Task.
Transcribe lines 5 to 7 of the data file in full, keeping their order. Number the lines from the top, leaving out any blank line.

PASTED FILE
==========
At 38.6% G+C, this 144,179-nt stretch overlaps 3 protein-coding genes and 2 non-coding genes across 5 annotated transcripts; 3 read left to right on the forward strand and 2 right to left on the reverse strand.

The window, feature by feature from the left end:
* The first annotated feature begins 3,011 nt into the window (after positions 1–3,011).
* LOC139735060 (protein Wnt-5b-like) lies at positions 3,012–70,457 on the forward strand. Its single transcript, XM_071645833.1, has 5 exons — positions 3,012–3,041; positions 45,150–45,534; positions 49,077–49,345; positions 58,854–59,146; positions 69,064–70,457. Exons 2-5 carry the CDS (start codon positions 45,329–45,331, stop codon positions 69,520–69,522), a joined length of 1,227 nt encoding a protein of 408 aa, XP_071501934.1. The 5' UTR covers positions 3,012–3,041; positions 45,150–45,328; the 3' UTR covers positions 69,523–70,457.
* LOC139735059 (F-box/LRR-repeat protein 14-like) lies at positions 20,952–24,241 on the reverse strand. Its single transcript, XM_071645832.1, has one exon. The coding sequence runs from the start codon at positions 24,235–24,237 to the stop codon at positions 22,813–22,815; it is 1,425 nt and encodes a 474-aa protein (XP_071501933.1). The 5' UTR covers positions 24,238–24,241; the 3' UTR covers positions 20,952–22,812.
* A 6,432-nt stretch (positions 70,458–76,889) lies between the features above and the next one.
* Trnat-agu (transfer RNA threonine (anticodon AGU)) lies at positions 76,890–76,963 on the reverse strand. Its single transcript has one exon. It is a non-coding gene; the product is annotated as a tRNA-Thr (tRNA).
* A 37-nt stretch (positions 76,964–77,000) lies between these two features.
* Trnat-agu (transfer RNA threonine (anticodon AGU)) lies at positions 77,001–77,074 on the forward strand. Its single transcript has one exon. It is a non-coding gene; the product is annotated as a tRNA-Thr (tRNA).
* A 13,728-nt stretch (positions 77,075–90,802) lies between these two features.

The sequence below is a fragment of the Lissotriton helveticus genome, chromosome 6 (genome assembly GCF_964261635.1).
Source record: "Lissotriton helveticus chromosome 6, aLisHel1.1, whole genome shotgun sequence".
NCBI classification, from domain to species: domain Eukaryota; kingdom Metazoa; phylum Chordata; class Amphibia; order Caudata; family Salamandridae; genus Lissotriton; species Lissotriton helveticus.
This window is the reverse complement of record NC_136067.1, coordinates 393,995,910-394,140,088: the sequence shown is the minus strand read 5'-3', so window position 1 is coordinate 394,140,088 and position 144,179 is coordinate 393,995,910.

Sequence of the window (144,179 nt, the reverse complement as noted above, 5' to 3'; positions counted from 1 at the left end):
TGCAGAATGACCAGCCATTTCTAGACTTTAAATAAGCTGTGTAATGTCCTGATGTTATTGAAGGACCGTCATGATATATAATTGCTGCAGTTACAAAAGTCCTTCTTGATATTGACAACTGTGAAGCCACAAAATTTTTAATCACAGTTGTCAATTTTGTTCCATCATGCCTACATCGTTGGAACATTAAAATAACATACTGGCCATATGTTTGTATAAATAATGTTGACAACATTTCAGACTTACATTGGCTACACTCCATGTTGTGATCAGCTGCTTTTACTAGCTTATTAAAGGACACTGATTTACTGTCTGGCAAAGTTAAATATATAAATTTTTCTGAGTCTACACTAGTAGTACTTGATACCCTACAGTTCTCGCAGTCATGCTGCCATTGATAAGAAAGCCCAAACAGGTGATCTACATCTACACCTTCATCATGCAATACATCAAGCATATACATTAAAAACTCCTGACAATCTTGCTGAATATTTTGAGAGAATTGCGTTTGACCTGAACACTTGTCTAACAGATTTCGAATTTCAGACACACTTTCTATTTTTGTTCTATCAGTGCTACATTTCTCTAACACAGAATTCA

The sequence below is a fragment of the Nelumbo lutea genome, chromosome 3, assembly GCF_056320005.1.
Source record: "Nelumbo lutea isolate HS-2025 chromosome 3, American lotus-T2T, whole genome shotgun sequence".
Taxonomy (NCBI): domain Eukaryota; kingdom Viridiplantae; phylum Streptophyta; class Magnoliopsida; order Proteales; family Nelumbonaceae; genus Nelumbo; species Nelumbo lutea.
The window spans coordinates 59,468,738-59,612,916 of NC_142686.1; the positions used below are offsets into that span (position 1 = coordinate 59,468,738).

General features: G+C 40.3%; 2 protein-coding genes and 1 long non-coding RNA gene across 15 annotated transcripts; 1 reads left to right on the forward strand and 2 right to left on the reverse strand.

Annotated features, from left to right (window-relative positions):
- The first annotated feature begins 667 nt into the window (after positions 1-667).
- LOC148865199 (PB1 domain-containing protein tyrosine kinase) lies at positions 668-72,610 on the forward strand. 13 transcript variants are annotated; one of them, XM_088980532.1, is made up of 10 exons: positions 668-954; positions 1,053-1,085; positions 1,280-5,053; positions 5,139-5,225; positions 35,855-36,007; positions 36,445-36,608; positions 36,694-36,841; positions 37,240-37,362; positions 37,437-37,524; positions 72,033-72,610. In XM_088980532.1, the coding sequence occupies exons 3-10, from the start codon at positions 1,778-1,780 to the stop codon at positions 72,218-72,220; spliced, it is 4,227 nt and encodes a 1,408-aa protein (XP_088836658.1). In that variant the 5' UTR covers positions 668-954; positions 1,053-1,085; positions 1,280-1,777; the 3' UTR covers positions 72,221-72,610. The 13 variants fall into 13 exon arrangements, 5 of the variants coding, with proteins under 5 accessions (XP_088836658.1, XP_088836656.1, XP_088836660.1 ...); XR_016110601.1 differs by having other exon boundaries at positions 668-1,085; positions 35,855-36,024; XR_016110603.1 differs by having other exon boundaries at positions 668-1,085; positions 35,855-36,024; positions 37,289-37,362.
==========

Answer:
* LOC139735059 (F-box/LRR-repeat protein 14-like) lies at positions 20,952–24,241 on the reverse strand. Its single transcript, XM_071645832.1, has one exon. The coding sequence runs from the start codon at positions 24,235–24,237 to the stop codon at positions 22,813–22,815; it is 1,425 nt and encodes a 474-aa protein (XP_071501933.1). The 5' UTR covers positions 24,238–24,241; the 3' UTR covers positions 20,952–22,812.
* A 6,432-nt stretch (positions 70,458–76,889) lies between the features above and the next one.
* Trnat-agu (transfer RNA threonine (anticodon AGU)) lies at positions 76,890–76,963 on the reverse strand. Its single transcript has one exon. It is a non-coding gene; the product is annotated as a tRNA-Thr (tRNA).